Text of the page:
Editor’s Note: Change is inevitable
With the release of Windows 8, major changes come to the world of Windows. What are your plans regarding the new OS?
“The only thing that is constant is change,” said the Greek philosopher Heraclitus. “Upon those who step into the same rivers flow other and yet other waters. All things … are in flux like a river.” That change is inevitable certainly comes as no surprise to those of us in the veritable “river” of the technology world. Change is often measured not in years or months, but in minutes and even instants.
Windows 8 is the biggest change most of us have seen in quite some time. Enhancing UX is one of the primary goals of Windows 8, so there are significant changes to the interface that are well-suited for tablets and touchscreen devices. What you’ll notice immediately when you first fire up Windows 8 is the tile-based Start screen. It will look familiar if you’re already using a Windows Phone. You’ll see a grouping of tiles that will link you to your Windows apps. We begin what’s sure to be extensive coverage of Windows 8 with a rundown on what to expect in the significantly new and improved Task Manager. Check out Ryan Haveson’s piece, “Task Manager retuned.” [[PRODUCTION NOTE: Please add link to article when ready]]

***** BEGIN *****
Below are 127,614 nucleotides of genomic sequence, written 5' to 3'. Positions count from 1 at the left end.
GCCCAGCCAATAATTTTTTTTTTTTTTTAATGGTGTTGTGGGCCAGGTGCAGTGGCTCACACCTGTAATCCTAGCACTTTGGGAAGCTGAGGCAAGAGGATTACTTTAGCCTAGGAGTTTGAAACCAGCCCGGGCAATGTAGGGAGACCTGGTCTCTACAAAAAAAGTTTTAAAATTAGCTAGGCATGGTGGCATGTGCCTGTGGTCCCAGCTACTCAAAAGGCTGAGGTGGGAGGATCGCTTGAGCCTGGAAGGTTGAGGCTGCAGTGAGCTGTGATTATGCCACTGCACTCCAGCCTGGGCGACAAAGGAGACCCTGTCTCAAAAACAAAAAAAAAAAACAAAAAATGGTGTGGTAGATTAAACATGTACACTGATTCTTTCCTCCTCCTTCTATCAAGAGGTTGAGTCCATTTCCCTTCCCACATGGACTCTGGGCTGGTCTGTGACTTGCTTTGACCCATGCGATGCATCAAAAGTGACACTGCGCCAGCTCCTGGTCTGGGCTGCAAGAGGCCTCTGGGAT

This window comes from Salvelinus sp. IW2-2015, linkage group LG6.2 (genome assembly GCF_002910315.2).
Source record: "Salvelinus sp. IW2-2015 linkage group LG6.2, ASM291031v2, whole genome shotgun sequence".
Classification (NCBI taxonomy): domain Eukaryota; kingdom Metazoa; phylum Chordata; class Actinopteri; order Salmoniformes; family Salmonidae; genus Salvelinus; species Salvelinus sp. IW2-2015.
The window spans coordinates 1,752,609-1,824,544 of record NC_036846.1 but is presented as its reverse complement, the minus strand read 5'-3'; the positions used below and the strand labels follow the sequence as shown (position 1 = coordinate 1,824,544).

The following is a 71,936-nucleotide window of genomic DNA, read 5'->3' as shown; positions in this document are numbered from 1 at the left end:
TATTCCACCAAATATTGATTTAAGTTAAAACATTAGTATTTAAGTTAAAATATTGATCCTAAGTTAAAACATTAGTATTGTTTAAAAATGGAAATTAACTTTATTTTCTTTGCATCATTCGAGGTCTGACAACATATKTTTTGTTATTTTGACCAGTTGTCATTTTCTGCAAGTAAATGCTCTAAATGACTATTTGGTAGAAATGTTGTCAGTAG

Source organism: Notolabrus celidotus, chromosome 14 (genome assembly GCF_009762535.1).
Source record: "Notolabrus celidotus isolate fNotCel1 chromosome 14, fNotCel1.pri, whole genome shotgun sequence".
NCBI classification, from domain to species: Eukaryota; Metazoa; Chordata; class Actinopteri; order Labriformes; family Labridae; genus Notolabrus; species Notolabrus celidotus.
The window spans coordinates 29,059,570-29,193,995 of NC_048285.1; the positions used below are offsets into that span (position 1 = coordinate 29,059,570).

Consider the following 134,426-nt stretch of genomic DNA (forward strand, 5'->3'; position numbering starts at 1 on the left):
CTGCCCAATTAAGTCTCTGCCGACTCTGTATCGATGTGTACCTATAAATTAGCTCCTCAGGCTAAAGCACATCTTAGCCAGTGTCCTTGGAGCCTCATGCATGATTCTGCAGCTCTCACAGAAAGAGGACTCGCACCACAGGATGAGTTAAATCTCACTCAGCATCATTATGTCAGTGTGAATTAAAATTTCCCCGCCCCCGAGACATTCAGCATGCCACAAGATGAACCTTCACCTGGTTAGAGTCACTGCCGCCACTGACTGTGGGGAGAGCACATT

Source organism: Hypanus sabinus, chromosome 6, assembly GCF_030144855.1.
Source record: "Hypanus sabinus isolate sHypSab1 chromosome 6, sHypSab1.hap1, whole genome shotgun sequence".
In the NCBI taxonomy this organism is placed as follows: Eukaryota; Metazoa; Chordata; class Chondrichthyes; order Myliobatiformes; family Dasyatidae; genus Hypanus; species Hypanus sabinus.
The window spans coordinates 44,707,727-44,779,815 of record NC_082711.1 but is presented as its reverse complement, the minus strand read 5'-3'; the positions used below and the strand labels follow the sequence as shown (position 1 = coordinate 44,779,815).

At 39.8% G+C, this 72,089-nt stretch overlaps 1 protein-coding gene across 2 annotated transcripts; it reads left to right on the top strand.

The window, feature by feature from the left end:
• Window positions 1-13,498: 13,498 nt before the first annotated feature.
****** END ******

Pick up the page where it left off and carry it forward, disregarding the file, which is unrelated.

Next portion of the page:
Windows 8 is a revolutionary step ahead in its interface, design and operational model—but it’s still Windows. While it will do a great many new things, it will still run your Windows applications. It will still coexist within your Windows environment. You can still operate your old Windows with your new Windows. So to quote another great philosopher Paul Simon, “After changes upon changes we are more or less the same” (from “The Boxer,” by Paul Simon and Art Garfunkel).
Windows is not the only time-honored platform receiving an update. Keep your eyes on TechNet Magazine and the TechNet community as a whole. We’re making big changes to how we deliver and integrate Microsoft technology content. You can expect the TechNet Magazine content and the TechNet community pages to be more tightly integrated, and the content to be more accessible and more frequently updated. Let us know what you think.
What’s your plan?
What are your plans when it comes to a Windows 8 upgrade? This is a bigger step than usual. Are you an early adopter? Are you going to wait until it’s proven and stable? Are you the type to wait until the first service pack is released? Let us know your plans with respect to this new version of Windows. Also let us know what you think of what we’re covering in TechNet Magazine. We want to be sure we’re delivering what you need. Sign up for our LinkedIn group, send us an e-mail at firstname.lastname@example.org or e-mail me directly.
Lafe Low is the editor in chief of TechNet Magazine. A veteran technology journalist, he’s also the former executive editor of 1105 Media’s Redmond magazine.